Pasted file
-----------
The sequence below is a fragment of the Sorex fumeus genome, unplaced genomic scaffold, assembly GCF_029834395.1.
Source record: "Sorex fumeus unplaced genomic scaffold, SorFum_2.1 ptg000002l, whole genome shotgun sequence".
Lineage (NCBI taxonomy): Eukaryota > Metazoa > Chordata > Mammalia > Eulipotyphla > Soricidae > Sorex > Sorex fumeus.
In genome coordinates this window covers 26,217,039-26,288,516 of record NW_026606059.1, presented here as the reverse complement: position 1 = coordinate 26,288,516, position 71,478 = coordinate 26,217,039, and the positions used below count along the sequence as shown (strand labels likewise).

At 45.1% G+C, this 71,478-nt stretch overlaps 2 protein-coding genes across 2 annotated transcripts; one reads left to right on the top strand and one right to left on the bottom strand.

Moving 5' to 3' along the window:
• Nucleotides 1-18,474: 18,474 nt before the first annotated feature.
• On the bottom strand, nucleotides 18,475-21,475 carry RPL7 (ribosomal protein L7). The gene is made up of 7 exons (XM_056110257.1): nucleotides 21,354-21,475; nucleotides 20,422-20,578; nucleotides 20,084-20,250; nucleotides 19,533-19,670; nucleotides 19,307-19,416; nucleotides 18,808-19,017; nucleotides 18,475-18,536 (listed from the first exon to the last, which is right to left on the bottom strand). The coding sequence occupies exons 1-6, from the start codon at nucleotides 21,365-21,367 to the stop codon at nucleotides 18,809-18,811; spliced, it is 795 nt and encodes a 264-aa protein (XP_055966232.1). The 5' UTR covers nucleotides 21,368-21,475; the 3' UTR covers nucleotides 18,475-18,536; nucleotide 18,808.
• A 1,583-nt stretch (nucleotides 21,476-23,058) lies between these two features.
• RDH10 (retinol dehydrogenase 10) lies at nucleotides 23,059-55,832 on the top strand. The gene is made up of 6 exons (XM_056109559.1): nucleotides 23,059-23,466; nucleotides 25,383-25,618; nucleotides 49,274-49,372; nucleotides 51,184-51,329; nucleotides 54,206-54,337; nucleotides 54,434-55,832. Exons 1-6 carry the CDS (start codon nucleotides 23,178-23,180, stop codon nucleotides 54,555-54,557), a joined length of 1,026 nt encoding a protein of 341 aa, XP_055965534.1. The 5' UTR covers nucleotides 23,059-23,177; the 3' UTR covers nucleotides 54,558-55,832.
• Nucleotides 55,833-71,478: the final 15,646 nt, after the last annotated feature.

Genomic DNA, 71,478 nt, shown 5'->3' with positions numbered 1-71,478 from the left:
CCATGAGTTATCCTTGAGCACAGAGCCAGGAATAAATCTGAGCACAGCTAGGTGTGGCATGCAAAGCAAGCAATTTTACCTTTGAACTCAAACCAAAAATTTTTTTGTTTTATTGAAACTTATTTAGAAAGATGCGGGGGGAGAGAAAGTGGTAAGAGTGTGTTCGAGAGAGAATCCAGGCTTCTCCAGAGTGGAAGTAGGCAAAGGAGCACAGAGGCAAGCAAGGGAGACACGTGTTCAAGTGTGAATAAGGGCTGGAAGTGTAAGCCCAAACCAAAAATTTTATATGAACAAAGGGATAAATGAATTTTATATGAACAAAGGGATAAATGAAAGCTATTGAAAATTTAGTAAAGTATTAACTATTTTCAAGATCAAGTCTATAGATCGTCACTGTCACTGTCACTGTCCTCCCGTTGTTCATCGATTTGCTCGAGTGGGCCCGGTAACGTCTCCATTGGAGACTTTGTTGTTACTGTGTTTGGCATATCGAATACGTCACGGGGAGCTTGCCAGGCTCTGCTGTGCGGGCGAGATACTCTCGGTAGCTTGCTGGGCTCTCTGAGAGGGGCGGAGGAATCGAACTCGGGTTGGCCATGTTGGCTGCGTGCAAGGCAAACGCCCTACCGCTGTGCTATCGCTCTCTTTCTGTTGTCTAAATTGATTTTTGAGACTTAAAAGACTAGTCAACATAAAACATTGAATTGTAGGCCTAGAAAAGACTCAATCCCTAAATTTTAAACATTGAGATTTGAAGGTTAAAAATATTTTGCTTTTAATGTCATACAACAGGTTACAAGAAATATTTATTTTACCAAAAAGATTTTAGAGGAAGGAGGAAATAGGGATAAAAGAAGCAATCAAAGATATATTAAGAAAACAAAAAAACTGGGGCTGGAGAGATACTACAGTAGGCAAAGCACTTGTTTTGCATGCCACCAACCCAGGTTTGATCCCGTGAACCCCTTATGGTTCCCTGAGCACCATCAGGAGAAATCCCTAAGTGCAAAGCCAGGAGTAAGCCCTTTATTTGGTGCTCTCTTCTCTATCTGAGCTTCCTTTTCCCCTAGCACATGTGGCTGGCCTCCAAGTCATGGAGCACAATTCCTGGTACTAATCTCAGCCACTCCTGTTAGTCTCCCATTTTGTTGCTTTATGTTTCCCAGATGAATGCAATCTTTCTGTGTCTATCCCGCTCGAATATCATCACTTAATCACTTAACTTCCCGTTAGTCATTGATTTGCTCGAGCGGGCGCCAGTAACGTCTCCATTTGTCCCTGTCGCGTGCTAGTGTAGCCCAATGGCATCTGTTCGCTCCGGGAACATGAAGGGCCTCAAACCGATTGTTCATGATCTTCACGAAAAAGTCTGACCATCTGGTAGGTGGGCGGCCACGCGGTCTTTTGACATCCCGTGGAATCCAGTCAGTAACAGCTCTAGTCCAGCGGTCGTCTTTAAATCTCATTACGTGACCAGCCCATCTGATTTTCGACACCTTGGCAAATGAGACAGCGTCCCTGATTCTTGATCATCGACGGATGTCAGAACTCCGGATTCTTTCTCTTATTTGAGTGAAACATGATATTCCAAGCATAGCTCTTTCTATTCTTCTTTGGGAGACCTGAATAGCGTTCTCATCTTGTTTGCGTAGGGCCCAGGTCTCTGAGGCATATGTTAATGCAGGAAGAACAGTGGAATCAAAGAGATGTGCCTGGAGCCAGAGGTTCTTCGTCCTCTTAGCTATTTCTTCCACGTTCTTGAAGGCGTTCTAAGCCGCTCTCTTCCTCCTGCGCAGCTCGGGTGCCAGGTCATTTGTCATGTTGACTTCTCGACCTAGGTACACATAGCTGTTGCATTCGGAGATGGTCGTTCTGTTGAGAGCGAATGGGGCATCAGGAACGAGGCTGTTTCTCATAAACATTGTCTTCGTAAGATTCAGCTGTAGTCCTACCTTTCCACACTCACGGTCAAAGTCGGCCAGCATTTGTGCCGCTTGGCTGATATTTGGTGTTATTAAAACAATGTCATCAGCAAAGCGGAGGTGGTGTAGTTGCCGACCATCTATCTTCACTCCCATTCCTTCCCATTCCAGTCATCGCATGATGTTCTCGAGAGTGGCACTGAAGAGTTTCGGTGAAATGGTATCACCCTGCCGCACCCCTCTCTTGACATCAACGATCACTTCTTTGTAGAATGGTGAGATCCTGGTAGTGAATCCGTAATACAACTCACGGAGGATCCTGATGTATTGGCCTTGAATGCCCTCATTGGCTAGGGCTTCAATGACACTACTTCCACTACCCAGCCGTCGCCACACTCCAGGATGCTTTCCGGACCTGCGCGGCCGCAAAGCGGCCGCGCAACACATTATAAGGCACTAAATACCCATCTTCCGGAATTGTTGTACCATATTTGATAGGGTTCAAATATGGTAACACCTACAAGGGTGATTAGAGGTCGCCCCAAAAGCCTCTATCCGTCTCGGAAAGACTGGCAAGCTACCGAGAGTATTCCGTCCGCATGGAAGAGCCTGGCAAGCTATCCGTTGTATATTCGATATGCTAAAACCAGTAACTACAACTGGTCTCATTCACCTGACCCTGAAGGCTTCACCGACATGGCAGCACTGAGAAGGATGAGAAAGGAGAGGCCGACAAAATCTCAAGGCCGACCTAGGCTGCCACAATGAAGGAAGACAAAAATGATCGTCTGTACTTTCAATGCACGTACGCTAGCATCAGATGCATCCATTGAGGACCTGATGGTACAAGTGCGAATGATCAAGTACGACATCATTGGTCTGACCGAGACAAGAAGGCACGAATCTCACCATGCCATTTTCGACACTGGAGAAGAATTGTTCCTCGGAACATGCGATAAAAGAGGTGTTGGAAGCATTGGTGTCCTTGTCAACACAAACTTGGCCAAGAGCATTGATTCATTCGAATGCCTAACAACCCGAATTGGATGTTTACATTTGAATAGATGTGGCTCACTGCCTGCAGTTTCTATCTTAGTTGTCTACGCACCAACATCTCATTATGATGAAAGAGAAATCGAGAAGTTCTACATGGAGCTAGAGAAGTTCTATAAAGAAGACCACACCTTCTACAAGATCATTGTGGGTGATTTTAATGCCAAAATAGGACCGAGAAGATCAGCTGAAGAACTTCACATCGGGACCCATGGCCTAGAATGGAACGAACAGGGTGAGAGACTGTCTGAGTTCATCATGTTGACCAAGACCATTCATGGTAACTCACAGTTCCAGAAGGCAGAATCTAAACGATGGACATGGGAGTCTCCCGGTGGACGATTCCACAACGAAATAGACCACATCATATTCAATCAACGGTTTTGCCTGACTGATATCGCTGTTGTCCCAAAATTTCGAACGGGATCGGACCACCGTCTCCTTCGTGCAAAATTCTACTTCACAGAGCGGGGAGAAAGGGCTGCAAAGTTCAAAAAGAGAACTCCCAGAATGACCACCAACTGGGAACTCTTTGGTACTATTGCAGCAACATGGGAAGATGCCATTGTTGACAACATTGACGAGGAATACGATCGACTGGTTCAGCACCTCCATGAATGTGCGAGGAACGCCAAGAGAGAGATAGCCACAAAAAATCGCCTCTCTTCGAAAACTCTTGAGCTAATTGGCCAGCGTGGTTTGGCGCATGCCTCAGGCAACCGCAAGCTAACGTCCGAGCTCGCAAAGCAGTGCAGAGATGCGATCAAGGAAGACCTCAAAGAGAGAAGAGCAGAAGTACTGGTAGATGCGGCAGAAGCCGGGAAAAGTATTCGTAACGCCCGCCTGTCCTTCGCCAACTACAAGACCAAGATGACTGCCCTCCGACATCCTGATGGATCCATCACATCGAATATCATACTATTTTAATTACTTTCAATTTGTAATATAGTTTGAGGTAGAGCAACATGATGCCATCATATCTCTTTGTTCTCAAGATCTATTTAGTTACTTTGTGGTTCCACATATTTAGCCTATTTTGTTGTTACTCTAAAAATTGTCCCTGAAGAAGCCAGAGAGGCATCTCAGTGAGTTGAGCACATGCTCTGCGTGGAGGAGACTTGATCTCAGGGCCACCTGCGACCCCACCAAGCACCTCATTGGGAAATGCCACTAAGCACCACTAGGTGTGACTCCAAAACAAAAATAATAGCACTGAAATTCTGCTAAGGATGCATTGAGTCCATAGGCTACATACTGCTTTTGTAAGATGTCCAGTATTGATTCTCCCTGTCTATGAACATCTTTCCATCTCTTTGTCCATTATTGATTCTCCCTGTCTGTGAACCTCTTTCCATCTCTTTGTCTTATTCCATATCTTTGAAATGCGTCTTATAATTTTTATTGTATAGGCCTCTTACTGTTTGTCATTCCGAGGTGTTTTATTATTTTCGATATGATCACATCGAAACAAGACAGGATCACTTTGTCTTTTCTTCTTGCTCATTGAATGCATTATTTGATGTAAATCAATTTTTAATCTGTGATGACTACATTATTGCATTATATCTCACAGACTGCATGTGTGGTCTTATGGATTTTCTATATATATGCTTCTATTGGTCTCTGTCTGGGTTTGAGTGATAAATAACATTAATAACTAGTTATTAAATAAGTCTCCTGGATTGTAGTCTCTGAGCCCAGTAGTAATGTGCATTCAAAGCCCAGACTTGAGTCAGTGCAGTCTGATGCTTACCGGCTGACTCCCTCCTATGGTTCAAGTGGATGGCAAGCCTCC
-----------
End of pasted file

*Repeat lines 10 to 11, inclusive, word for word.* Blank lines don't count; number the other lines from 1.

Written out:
• RDH10 (retinol dehydrogenase 10) lies at nucleotides 23,059-55,832 on the top strand. The gene is made up of 6 exons (XM_056109559.1): nucleotides 23,059-23,466; nucleotides 25,383-25,618; nucleotides 49,274-49,372; nucleotides 51,184-51,329; nucleotides 54,206-54,337; nucleotides 54,434-55,832. Exons 1-6 carry the CDS (start codon nucleotides 23,178-23,180, stop codon nucleotides 54,555-54,557), a joined length of 1,026 nt encoding a protein of 341 aa, XP_055965534.1. The 5' UTR covers nucleotides 23,059-23,177; the 3' UTR covers nucleotides 54,558-55,832.
• Nucleotides 55,833-71,478: the final 15,646 nt, after the last annotated feature.